That evening also inspired John Polidori to write The Vampyre – the original gentleman vampire. Although I never cared for zombies or werewolves or other monsters, I have always been a vampire fan. (To all of those publishers who rejected my manuscript because they believed the “vampire trend is over,” allow me to say, vampires will never of out of style. They’re immortal, after all!) I refer to the sensual, suave, and seductive variety of vampire, or the tortured souls such as Gary Oldman’s depiction in Bram Stoker’s Dracula. That image of the mysterious and charismatic vampire originated that night in 1816 with Polidori and Lord Byron.
Austen’s Mr. Darcy struck me as a Byronic figure – intelligent but arrogant, sophisticated and cynical, introspective and conflicted. “That man of loneliness and mystery, Scarce seen to smile, and seldom heard to sigh.” (The Corsair, I, VIII) Knowing that Polidori had based his Vampyre on Byron cultivated in my mind the idea that Darcy as a character – as well as Pride and Prejudice as a whole – lent itself well to a vampire adaptation; however, when I looked, I could not find the adaptation I envisioned. Yes, someone had published a vampire “mash-up,” but I have already expressed my opinion on those. I also found a vampire sequel told in gothic style. Regina Jeffers had written a fascinating novel inspired by Pride and Prejudice with Mr. Darcy as dhampir, battling against vampires while resisting the urge to become one himself.
I needed something more. I wanted Mr. Darcy to be an honest-to-goodness neck-biting, blood-drinking, night-walking vampire who could be healed in the moonlight as in the Polidori story. I felt the story must be told from Mr. Darcy’s point of view to explore that Byronic Hero aspect of his nature, which we only glimpse in Austen’s narrative, and allow the curse of vampirism to reveal further depths of character – an outcast, suffering, jaded . Because this adaptation of Pride and Prejudice did not exist, I had no choice but to write it myself.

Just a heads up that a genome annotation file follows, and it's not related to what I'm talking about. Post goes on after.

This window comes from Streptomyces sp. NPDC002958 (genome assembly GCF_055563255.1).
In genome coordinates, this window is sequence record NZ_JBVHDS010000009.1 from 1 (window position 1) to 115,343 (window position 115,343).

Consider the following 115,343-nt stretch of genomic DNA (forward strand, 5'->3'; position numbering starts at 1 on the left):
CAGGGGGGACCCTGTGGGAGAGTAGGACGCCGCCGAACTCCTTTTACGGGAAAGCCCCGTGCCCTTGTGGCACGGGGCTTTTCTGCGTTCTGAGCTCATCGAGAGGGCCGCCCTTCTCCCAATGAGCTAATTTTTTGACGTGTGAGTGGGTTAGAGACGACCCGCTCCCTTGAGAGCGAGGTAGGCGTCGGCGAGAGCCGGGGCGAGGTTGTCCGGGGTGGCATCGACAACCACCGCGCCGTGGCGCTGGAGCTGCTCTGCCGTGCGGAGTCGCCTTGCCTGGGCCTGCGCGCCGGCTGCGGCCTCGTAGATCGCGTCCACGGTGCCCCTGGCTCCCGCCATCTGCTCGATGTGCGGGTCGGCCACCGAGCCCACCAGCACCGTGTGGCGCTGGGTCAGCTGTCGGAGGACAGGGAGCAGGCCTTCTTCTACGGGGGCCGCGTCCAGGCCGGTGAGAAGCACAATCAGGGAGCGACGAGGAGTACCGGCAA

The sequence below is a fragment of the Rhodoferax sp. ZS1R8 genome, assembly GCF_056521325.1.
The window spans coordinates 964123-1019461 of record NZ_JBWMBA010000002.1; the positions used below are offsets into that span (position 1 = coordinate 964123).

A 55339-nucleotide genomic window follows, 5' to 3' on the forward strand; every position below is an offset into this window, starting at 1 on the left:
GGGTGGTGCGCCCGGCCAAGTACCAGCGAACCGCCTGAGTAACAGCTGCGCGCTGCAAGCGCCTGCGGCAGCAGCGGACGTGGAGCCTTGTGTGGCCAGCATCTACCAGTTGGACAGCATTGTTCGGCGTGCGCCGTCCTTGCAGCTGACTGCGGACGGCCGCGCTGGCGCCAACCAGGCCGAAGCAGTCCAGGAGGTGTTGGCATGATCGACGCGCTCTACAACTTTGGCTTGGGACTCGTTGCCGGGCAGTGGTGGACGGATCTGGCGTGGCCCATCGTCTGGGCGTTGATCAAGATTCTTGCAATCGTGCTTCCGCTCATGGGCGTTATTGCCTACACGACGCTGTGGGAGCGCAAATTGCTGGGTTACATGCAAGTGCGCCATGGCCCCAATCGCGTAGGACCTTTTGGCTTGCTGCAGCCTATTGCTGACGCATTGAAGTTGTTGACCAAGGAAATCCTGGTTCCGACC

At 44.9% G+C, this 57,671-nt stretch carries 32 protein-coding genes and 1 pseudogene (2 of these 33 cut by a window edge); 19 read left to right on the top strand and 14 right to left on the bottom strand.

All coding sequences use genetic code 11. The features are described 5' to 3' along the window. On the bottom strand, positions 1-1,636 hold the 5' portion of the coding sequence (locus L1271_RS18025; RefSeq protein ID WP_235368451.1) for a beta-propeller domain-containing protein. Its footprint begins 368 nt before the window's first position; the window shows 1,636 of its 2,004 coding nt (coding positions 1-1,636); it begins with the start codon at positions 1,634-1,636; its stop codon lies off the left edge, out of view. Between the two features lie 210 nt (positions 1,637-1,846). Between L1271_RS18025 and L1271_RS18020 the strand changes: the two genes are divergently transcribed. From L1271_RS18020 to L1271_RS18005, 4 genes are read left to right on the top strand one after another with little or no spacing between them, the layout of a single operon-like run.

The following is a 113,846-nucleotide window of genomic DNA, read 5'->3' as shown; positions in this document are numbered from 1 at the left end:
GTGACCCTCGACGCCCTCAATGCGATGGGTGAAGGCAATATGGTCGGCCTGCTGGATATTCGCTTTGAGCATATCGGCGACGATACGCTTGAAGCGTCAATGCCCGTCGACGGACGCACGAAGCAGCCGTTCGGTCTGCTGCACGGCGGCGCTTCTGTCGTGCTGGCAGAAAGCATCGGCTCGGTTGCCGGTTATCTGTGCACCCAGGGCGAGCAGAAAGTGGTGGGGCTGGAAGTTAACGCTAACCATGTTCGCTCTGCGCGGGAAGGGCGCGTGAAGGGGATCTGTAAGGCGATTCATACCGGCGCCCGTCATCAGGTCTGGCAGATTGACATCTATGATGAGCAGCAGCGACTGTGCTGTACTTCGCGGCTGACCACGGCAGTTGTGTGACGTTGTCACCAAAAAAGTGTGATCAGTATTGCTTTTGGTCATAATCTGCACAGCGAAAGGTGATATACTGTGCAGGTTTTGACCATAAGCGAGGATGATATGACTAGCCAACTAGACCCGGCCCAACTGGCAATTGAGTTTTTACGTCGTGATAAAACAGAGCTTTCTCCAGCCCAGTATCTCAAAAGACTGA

I threw myself full-force into researching Regency England, vampire folklore, and Pride and Prejudice itself. This paranormal adaptation had to remain faithful to Austen in style, plot, and characters. How would Austen’s Elizabeth Bennet react to vampires? That itself required a thorough analysis of Elizabeth to ensure in this adaptation she remained true to the original character under remarkable circumstances. The novel had to be historically accurate and free of any anachronisms. I wanted it to be as if Jane Austen herself had written the story of Mr. Darcy as vampire, and I think I have succeeded. Well, except I did add another section – Beyond Pride and Prejudice – to peek into the passion, lust, and desire between Elizabeth and Mr. Darcy that simmers just under the surface in the original. Jane Austen teases us with hints of Darcy’s attraction to Elizabeth, and I could not leave that territory uncharted.
Thus, after fifteen years gestation, Pulse and Prejudice was born – an authentic vampire variation of the beloved classic. I hope I have written the paranormal adaptation others want to read as well.